(LifeSiteNews) — In the latest installment of the so-called “Twitter Files,” journalist and author Alex Berenson revealed that Pfizer board member Scott Gottlieb successfully pressed Twitter to censor correct information about the mRNA vaccines.
Gottlieb, who was the commissioner of the U.S. Food and Drug Administration (FDA) from 2017 to 2019 before joining the Pfizer board, complained to Twitter about a tweet from Dr. Brett Giroir, who also briefly served as the head of the FDA in 2019.
On August 27, 2021, Giroir wrote that “natural immunity is superior to #vaccine immunity, by ALOT,” and that therefore “[t]here’s no science justification for #vax proof if a person had prior infection.”
It’s now clear #COVID19 natural immunity is superior to #vaccine immunity, by ALOT. There’s no science justification for #vax proof if a person had prior infection. @CDCDirector @POTUS must follow the science. If no previous infection? Get vaccinated! https://t.co/jFc0yHpF2f
— Brett Giroir (@DrGiroir) August 28, 2021
Even though Giroir called for people with “no previous infection” to get the COVID injections, Gottlieb was not happy with the tweet, since it “could raise questions about the shots,” Berenson stated in his Substack article.
According to screenshots provided by Berenson, Gottlieb emailed Todd O’Boyle, “a top lobbyist in Twitter’s Washington office who was also Twitter’s point of contact with the White House.”
Gottlieb wrote that Giroir’s tweet was “corrosive” and worried that it could “end up going viral and driving news coverage.”
6/ Gottlieb stepped in, emailing Todd O’Boyle, a top lobbyist in Twitter’s Washington office who was also Twitter’s point of contact with the White House.
The post was “corrosive,” Gottlieb wrote. He worried it would “end up going viral and driving news coverage.” pic.twitter.com/J3RxlAe8eM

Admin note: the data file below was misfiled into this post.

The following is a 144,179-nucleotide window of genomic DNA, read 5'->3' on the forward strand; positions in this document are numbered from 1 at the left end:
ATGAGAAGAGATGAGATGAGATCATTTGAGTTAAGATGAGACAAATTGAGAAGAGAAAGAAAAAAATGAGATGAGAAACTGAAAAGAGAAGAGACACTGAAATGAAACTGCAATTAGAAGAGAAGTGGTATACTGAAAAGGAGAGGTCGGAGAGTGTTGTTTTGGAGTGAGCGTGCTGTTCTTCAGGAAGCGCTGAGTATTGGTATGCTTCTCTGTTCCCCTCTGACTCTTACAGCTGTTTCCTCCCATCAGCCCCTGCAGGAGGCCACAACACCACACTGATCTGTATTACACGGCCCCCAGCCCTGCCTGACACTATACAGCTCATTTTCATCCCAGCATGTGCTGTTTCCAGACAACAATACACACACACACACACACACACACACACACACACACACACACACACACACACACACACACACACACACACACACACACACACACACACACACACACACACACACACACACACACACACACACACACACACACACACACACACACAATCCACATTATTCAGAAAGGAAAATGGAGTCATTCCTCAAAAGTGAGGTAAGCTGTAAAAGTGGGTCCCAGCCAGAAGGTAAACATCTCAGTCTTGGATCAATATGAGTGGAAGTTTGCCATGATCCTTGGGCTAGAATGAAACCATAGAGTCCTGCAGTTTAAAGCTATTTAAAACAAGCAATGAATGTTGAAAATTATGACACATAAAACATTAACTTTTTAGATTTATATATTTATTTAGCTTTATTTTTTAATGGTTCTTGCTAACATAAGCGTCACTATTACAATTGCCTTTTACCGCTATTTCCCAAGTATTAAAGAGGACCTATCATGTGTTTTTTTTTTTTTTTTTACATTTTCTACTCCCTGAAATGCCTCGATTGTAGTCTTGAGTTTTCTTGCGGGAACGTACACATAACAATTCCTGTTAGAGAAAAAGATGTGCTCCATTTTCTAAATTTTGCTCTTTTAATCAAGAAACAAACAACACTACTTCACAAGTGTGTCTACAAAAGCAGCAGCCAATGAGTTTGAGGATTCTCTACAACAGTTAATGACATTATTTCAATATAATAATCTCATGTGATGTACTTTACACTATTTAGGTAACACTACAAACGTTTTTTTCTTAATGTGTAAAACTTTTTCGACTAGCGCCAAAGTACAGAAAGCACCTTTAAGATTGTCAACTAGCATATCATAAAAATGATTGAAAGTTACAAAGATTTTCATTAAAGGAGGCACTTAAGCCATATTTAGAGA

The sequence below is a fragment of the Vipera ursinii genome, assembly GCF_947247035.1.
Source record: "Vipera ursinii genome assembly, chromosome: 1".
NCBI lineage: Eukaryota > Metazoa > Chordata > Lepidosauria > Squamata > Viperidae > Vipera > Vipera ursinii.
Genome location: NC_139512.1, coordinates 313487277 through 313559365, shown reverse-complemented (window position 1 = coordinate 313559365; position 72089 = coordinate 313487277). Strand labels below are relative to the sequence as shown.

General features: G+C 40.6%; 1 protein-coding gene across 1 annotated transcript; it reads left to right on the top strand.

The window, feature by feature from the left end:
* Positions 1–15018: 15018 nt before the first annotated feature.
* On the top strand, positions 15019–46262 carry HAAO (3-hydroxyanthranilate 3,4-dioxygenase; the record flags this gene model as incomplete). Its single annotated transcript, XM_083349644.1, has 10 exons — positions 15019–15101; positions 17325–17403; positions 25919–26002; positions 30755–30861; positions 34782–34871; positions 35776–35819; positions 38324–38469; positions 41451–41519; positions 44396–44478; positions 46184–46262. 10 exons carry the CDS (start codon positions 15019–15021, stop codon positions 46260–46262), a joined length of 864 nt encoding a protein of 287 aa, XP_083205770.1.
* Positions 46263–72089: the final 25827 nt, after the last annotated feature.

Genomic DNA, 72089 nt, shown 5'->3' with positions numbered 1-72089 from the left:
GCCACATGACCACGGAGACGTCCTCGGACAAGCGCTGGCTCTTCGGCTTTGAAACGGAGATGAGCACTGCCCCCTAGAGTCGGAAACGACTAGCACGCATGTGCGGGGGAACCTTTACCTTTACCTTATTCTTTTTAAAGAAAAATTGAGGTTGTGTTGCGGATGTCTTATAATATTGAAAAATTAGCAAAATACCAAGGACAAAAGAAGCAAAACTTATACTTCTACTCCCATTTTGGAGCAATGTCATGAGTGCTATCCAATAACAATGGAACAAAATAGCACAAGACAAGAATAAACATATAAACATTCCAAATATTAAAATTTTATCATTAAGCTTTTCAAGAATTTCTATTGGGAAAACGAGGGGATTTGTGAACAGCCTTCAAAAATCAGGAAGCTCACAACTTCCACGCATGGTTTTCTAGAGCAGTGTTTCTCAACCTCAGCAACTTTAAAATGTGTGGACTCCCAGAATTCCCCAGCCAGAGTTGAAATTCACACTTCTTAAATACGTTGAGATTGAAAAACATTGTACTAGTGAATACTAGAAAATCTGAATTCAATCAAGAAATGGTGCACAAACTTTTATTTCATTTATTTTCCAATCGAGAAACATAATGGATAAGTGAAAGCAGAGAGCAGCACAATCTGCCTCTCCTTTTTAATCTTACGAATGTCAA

— Alex Berenson (@AlexBerenson) January 10, 2023
Berenson explained that O’Boyle sent Gottlieb’s email to Twitter’s “Strategic Response” team, “responsible for handling concerns from the company’s most important employees and users.”
Even though, according to Berenson, a Strategic Response analyst concluded that the tweet did not represent a violation of the platform’s rules on “misinformation,” Twitter ended up censoring the post anyway.
The post was (and still is) flagged as “misleading,” meaning that it cannot be replied to, shared, or liked.
Berenson detailed how Gottlieb, a week later, urged Twitter again to flag a tweet he did not like. This time, it was a tweet by Justin Hart, who wrote that “[s]ticks and stones may break my bones but a viral pathogen with a child mortality rate of ~0% has cost our children nearly three years of schooling.”
Sticks and stones may break my bones but a viral pathogen with a child mortality rate of ~0% has cost our children nearly three years of schooling. 😡
— Justin Hart (@justin_hart) September 4, 2021
“This time, though, Gottlieb’s complaint was so far afield that Twitter refused to act,” Berenson wrote.
Furthermore, Berenson revealed in an earlier article that Gottlieb also pressed Twitter to censor Berenson himself for his critical reporting on Dr. Anthony Fauci and that the Pfizer chair likely played a role in Twitter’s decision to suspend his account in late August 2021.
Gottlieb, in addition to being a board member of Pfizer, is also the chair of the company’s regulatory and compliance committee and received a salary of $365,000 from Pfizer in 2021. He is also a contributor to the cable business news channel CNBC.
Berenson pointed out Pfizer’s “long history of violating drug industry laws and ethics rules,” citing the fact that they agreed to pay $2.3 billion for fraudulent drug marketing in 2009, “the largest health care fraud settlement in American history.”
“So how will Pfizer react to the black-and-white proof from Twitter’s records that one of its most powerful board members secretly tried to suppress debate on the mRNA jabs that have [has] been by far its best-selling product since 2020?” Berenson asked in his Substack article.
“And will CNBC continue to let Gottlieb use it to mislead the public?”